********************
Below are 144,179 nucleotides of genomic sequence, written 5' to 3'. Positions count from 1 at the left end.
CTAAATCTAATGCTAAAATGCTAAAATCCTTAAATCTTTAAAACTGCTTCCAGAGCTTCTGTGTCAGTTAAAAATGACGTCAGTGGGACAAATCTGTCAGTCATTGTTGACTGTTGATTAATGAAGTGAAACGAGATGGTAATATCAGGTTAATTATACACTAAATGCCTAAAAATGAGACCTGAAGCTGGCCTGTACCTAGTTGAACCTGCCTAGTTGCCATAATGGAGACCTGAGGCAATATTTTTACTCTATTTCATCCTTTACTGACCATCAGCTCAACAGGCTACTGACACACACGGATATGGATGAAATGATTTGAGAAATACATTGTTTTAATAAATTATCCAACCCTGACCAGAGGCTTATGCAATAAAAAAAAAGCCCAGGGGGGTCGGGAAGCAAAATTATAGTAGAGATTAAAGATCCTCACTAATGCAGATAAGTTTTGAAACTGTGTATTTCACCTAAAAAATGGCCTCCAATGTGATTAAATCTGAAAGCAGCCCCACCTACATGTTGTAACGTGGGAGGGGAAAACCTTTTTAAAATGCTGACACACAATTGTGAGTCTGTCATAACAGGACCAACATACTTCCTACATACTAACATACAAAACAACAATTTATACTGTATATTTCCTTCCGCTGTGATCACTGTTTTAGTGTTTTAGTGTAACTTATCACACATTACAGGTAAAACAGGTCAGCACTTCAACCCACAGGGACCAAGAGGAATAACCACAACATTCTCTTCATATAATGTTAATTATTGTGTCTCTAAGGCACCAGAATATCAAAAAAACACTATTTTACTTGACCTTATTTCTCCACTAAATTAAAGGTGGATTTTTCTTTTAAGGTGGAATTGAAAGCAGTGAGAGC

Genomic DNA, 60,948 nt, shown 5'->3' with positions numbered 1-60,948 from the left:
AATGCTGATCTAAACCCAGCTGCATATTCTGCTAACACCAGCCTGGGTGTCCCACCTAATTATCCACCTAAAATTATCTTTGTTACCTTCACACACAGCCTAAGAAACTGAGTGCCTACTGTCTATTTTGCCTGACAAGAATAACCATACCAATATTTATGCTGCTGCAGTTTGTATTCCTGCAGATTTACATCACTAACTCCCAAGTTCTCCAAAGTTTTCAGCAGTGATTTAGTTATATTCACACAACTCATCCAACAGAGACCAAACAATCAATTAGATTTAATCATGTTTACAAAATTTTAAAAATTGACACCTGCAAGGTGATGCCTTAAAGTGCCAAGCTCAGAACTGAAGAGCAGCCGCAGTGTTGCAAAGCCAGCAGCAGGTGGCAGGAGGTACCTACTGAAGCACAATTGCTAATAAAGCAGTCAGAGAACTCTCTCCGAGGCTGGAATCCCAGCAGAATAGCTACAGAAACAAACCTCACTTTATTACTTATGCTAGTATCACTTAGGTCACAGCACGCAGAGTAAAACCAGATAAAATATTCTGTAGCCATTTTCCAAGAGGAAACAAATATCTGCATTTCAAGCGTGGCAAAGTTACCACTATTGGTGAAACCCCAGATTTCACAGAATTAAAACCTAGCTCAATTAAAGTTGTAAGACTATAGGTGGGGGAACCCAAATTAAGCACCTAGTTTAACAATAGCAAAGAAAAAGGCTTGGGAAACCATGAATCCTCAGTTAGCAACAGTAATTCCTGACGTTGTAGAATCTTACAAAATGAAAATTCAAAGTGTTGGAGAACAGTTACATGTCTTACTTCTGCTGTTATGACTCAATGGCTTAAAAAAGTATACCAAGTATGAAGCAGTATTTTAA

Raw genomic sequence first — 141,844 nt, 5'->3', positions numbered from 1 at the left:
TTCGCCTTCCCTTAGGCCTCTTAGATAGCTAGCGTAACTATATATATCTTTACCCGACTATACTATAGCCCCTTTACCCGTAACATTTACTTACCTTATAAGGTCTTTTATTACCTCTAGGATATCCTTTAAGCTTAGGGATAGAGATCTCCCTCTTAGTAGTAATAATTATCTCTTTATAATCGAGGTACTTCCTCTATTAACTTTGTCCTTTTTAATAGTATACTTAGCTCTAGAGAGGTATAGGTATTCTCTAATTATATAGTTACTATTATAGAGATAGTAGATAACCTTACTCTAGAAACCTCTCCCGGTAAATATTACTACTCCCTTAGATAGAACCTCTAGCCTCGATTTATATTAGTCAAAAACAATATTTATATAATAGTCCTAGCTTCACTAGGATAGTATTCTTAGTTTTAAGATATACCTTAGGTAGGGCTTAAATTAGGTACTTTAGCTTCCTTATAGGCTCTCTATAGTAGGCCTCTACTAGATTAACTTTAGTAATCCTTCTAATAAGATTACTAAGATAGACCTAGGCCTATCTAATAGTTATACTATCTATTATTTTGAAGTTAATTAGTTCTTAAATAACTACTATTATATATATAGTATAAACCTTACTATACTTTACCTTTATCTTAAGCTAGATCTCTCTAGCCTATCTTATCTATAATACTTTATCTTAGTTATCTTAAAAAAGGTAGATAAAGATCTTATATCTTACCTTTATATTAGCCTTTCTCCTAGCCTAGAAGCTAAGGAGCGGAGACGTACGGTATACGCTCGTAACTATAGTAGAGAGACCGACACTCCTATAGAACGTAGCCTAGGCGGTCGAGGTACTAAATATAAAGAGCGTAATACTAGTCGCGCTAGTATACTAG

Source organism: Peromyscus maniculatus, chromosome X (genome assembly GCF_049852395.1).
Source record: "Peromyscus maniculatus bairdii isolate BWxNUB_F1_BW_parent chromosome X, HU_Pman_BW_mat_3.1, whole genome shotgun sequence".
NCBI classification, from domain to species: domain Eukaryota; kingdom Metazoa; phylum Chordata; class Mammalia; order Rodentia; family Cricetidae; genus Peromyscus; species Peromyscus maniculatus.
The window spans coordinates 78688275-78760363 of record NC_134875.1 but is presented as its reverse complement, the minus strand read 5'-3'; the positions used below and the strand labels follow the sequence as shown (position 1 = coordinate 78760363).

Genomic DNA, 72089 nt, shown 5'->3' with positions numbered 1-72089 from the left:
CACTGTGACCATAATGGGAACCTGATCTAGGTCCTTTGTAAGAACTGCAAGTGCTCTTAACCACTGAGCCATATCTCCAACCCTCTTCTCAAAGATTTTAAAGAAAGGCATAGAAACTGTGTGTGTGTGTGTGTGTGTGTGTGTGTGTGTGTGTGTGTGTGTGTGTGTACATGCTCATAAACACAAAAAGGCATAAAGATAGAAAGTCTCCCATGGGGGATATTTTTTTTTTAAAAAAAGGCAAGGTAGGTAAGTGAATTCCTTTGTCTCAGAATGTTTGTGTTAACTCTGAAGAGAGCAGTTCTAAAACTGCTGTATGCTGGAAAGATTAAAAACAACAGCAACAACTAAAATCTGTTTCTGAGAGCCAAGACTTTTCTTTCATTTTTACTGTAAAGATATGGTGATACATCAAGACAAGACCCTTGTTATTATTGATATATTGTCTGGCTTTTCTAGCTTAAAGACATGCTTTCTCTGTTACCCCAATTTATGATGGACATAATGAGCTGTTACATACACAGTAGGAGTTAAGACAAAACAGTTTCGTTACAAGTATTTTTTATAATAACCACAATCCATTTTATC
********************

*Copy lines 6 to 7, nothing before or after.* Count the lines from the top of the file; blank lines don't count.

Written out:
TTCGCCTTCCCTTAGGCCTCTTAGATAGCTAGCGTAACTATATATATCTTTACCCGACTATACTATAGCCCCTTTACCCGTAACATTTACTTACCTTATAAGGTCTTTTATTACCTCTAGGATATCCTTTAAGCTTAGGGATAGAGATCTCCCTCTTAGTAGTAATAATTATCTCTTTATAATCGAGGTACTTCCTCTATTAACTTTGTCCTTTTTAATAGTATACTTAGCTCTAGAGAGGTATAGGTATTCTCTAATTATATAGTTACTATTATAGAGATAGTAGATAACCTTACTCTAGAAACCTCTCCCGGTAAATATTACTACTCCCTTAGATAGAACCTCTAGCCTCGATTTATATTAGTCAAAAACAATATTTATATAATAGTCCTAGCTTCACTAGGATAGTATTCTTAGTTTTAAGATATACCTTAGGTAGGGCTTAAATTAGGTACTTTAGCTTCCTTATAGGCTCTCTATAGTAGGCCTCTACTAGATTAACTTTAGTAATCCTTCTAATAAGATTACTAAGATAGACCTAGGCCTATCTAATAGTTATACTATCTATTATTTTGAAGTTAATTAGTTCTTAAATAACTACTATTATATATATAGTATAAACCTTACTATACTTTACCTTTATCTTAAGCTAGATCTCTCTAGCCTATCTTATCTATAATACTTTATCTTAGTTATCTTAAAAAAGGTAGATAAAGATCTTATATCTTACCTTTATATTAGCCTTTCTCCTAGCCTAGAAGCTAAGGAGCGGAGACGTACGGTATACGCTCGTAACTATAGTAGAGAGACCGACACTCCTATAGAACGTAGCCTAGGCGGTCGAGGTACTAAATATAAAGAGCGTAATACTAGTCGCGCTAGTATACTAG

Source organism: Peromyscus maniculatus, chromosome X (genome assembly GCF_049852395.1).